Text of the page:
Medial Collateral Ligament (MCL) Injuries in Surfers

First things first. Ligaments are short bands of tough, fibrous connective tissue that connect two bones. Consequently, ligaments provide stability at each of our joints. The medial collateral ligament (MCL) is one of the four ligaments within the knee and plays an important part in ensuring our knee performs as it should through varied movements and challenges.

The MCL is on the inner side of the knee, attached to the femur at one end and to the tibia at the other. The MCL is also in close contact with the joint capsule and meniscus which is the knee “shock absorber” between the femur and tibia. However, all injuries fall into 2 main ways MCL injuries happen.




How the MCL can get damaged or injured during Surfing

The MCL can be injured though contact and non-contact mechanisms. Both pretty unpleasant when you’re surfing, as just because it’s non-contact, doesn’t mean there’s not a serious set about to land on you while you try and get yourself out the water!


A contact mechanism could be a blow to the lateral or outer side of the knee. In contact field sports like rugby this mechanism is more common, though not unheard of for surfers if the board hits you, or you hit the reef or rocks below.


In surfing, a common non-contact mechanism is where the knee rotates and bends inwards towards the midline, straining the inner side of the knee. A flexed (bent) knee folding towards the midline and hip internal rotation is a common position in surfing, particularly for the back foot. The knee can grow accustomed to this position, however, a fast, forceful or unexpected movement deep into this range can injure the MCL.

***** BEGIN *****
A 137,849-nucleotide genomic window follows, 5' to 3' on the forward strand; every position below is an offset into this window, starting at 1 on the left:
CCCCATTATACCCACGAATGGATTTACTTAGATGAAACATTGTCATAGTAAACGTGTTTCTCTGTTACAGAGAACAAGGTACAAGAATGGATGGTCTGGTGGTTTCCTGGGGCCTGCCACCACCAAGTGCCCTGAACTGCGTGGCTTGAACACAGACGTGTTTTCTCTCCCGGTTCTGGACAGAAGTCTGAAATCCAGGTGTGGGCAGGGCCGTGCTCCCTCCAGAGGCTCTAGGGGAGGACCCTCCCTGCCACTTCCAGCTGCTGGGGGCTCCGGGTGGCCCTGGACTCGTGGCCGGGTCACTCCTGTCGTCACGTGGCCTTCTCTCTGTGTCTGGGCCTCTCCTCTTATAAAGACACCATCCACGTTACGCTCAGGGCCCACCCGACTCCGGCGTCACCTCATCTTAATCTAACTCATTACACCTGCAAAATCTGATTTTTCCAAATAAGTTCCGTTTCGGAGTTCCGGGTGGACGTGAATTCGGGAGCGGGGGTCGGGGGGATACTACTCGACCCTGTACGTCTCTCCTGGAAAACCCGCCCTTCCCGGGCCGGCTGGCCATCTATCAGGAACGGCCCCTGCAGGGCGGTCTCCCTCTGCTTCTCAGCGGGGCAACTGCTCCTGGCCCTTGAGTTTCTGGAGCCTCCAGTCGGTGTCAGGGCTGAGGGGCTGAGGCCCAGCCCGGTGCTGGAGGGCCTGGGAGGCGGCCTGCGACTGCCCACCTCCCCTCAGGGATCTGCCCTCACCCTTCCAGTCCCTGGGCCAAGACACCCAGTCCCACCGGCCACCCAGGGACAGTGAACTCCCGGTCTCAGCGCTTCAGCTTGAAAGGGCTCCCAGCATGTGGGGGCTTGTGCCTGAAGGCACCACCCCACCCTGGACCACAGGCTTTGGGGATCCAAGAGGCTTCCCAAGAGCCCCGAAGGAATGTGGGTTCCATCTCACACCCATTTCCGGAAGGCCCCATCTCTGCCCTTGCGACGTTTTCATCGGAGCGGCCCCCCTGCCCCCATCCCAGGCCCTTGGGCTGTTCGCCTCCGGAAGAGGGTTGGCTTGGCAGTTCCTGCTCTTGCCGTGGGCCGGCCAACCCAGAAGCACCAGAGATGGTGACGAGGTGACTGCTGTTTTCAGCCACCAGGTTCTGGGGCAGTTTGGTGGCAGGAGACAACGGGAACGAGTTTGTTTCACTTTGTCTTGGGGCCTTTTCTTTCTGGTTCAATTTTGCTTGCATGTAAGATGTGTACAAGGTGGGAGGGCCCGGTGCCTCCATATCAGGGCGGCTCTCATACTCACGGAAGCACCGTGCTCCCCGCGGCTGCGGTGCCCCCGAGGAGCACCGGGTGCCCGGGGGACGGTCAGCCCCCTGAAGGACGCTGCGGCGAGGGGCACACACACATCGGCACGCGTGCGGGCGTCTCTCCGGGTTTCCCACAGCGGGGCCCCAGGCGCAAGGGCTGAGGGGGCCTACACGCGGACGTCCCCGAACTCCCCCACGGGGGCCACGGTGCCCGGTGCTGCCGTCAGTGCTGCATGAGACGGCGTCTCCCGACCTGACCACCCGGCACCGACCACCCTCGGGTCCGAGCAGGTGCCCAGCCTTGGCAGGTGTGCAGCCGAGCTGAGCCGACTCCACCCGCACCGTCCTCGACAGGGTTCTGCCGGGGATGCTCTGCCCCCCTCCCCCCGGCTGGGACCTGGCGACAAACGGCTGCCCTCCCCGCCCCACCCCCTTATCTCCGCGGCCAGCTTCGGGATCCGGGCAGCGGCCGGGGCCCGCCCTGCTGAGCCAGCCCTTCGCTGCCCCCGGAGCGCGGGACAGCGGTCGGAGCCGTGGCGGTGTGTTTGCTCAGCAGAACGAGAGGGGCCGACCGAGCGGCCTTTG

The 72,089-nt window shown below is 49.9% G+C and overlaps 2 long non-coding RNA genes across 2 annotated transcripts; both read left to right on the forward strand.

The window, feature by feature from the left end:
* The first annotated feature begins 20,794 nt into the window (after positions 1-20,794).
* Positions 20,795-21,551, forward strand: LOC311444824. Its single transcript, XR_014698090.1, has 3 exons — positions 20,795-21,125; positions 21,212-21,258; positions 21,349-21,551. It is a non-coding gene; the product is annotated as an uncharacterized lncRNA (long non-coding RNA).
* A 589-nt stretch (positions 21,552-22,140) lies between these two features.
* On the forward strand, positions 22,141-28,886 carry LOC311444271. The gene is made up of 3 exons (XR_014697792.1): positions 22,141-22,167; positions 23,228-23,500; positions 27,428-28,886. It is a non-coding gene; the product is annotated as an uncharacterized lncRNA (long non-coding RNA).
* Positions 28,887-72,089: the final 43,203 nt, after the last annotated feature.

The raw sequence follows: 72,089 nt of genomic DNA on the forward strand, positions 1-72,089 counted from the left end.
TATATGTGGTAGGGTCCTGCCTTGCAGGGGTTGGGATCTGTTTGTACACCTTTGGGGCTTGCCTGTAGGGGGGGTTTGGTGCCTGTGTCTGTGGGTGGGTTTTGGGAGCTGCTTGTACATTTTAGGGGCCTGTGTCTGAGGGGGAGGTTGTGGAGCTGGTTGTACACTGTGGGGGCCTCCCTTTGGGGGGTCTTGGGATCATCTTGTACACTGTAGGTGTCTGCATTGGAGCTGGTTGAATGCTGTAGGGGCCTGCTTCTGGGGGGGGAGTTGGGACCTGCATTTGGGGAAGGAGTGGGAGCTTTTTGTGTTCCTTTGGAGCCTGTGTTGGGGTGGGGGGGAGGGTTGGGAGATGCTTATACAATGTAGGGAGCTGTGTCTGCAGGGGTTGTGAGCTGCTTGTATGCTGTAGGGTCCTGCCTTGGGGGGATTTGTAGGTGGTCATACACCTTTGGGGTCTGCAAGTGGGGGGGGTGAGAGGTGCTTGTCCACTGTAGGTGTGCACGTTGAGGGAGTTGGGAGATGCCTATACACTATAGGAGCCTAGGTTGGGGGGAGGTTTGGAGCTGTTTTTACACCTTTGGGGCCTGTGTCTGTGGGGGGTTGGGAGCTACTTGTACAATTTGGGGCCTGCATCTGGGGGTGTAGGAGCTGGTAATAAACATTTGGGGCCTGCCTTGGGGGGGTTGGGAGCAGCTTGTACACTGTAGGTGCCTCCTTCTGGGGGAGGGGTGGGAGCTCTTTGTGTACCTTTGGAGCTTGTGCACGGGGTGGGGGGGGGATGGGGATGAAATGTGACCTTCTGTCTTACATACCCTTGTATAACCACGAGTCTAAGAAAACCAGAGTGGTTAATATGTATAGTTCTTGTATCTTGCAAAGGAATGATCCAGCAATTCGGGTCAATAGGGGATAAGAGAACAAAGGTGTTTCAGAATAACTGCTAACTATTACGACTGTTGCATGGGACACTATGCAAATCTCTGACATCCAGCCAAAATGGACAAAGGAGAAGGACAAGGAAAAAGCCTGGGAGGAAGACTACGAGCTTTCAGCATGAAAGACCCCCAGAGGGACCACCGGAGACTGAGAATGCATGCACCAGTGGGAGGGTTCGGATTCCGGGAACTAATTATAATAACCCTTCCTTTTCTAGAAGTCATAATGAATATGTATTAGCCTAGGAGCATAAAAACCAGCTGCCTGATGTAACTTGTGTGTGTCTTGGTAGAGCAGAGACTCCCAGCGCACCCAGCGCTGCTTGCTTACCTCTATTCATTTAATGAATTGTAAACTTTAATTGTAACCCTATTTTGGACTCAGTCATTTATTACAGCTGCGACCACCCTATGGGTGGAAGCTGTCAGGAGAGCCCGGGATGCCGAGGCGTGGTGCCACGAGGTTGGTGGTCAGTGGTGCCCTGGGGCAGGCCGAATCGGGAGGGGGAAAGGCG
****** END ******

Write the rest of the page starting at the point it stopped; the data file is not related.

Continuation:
A very common non-contact MCL injury can happen surfing when landing on both feet in the position described above, or when one foot slips off the board. The latter is what happened to Italo Ferreira at J-Bay this year (*see below for the vomit-worthy knee angle). In the clinic at Motus, we’ve seen MCL injuries in surfers from all kinds of causes; from one foot slipping off the board, collisions with other surfers, having a foot stuck in the reef while rocking off and landing heavily from an air. None pleasant, but that’s the reality of surfing!



Types and grades of MCL Injury

MCL injuries can be classified and graded based on the location of the tissue damage and the severity of damage. Classification and grading is useful in determining specific treatment and recovery times.


  1. Grade 1 MCL injury involves minor damage to the ligament and minimal joint laxity/instability.
  2. Grade 2 MCL injury is a partial tear of the ligament with moderate joint laxity/instability.
  3. Grade 3 MCL injury is a complete tear of the ligament with considerable joint laxity/instability.


In addition to injuring the MCL, there can also be associated injury to close by structures such as the meniscus, joint surfaces and the Anterior Cruciate Ligament (ACL) that should be assessed and treated accordingly. We’ll always test you for more than just your MCL injury if you come into the Motus clinic, just to ensure there’s nothing else lurking that we should deal with.



Treatment of MCL Injuries

An unstable joint needs stability, it’s simple. During the acute stages immediately after injury, higher grade MCL injuries may require bracing. Some higher grade injuries require an appointment with an orthopaedic surgeon to see if surgery is necessary. Sometimes taping may suffice for mid to lower grade injuries.

For Grade 1 injuries to the MCL, the knee is most often stable and does not require any external stability such as a brace.